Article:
“Exposure to amantadine is associated with more rapid emergence of cognitively mediated behaviors that serve as the foundation for functional independence,” the authors comment. However, they found that the effect waned when treatment was discontinued.
Dr. Joseph T. Giacino, at Spaulding Rehabilitation Hospital in Boston, Massachusetts, and colleagues point out that amantadine is commonly prescribed for patients recovering from severe traumatic brain injury, but studies of its effects have been less than rigorous.
For the current trial, the team enrolled 184 patients in a vegetative of minimally conscious state 4-16 weeks after brain injury and randomized them to 4 weeks of placebo or amantadine at doses increasing from 100 mg to 200 twice daily. They were then followed for an additional 2 weeks.
The primary outcome was the rate of improvement in the Disability Rating Scale (DRS) during the 4 weeks of treatment. Both groups improved significantly over this period, but the decline (i.e., improvement) in DRS score was faster in the amantadine group (difference, -0.24 points/week; p=0.007).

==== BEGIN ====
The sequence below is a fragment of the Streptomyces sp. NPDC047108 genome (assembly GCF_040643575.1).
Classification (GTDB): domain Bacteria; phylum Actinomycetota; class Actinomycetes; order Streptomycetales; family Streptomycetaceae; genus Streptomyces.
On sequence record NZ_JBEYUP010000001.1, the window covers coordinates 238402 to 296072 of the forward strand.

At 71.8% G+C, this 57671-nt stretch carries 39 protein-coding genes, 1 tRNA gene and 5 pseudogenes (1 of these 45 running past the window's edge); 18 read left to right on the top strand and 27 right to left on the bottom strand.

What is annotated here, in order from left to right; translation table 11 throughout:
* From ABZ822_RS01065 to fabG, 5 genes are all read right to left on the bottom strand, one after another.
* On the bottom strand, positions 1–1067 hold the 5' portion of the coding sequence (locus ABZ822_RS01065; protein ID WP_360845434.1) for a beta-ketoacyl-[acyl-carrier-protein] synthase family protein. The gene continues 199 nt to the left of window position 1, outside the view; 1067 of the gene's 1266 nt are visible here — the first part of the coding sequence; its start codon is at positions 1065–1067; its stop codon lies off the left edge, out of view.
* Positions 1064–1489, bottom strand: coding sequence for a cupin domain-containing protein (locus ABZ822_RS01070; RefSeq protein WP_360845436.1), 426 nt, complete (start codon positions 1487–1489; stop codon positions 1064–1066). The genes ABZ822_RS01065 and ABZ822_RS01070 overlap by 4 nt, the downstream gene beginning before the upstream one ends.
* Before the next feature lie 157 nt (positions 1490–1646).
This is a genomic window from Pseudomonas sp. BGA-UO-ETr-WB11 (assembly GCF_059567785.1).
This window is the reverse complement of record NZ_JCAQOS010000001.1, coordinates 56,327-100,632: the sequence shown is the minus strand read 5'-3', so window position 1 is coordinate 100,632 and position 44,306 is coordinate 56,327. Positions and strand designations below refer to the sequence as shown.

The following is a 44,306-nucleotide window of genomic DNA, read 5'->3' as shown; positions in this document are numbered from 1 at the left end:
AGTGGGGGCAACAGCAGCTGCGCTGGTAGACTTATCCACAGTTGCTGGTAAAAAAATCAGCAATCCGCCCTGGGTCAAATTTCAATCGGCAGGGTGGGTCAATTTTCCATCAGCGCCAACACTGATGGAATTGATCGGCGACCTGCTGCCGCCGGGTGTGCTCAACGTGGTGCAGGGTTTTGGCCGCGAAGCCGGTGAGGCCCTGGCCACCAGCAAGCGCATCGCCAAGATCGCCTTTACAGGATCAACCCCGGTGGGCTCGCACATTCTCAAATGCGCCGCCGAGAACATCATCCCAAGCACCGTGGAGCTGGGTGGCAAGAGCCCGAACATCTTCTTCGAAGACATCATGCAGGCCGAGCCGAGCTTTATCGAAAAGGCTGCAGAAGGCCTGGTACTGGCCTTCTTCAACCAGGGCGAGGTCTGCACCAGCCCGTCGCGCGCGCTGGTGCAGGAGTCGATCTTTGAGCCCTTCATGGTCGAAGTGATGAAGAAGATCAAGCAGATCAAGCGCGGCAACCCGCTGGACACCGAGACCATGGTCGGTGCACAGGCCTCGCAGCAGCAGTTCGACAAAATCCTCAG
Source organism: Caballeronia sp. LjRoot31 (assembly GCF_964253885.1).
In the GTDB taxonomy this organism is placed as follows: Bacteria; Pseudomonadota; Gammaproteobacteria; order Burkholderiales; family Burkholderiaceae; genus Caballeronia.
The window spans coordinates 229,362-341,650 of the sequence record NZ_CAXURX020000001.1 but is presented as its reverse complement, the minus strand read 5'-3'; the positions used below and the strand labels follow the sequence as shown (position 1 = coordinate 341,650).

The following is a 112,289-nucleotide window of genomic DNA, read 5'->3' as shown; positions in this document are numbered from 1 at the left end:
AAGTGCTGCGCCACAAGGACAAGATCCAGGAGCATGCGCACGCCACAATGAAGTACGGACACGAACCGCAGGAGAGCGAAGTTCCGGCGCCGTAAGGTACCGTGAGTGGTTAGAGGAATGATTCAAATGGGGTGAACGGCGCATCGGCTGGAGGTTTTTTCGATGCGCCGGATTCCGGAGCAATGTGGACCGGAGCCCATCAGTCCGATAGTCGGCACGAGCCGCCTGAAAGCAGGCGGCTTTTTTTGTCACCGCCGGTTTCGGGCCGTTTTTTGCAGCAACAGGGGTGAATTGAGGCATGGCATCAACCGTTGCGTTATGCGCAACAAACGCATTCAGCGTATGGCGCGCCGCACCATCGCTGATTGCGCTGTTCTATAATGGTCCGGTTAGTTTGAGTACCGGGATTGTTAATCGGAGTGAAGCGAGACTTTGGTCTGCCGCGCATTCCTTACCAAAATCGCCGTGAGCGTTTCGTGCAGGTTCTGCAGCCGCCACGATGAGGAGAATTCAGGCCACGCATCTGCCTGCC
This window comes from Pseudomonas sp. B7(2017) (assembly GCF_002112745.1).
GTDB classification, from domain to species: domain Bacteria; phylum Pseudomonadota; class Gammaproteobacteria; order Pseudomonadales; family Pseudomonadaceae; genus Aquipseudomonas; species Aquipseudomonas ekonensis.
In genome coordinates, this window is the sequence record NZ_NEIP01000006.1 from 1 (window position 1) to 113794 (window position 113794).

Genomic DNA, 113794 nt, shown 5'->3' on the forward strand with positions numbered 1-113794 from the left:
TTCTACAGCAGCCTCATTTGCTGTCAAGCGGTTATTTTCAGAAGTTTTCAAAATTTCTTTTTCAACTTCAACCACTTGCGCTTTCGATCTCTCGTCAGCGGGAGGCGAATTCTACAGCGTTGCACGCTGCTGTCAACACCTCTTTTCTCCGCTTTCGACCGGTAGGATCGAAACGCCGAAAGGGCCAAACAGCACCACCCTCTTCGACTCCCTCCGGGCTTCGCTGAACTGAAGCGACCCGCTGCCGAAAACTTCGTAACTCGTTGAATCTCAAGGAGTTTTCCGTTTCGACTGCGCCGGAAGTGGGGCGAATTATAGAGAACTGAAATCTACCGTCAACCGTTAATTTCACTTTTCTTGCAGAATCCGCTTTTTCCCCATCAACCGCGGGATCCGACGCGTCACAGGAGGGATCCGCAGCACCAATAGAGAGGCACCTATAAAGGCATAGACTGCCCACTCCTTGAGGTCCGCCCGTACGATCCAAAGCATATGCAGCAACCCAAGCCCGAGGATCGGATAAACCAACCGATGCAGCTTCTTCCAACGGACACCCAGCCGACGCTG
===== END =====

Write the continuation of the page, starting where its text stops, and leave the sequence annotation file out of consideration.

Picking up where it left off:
In the subsequent 2-week period, however, the rate of improvement slowed in the amantadine group while it continued as before in the placebo group — such that at 6 weeks from baseline the improvement in DRS score was not significantly different in the two groups.
“Whether treatment with amantadine, as compared with placebo, improves the long-term outcome or simply accelerates recovery en route to an equivalent level of function remains unknown,” Dr. Giacino and colleagues comment.
Be that as it may, they add: “In view of health care cost constraints and declining lengths of stay for inpatient rehabilitation, amantadine-induced acceleration of recovery may represent an important advance.”
The New England Journal of Medicine, 2012;366:819-826.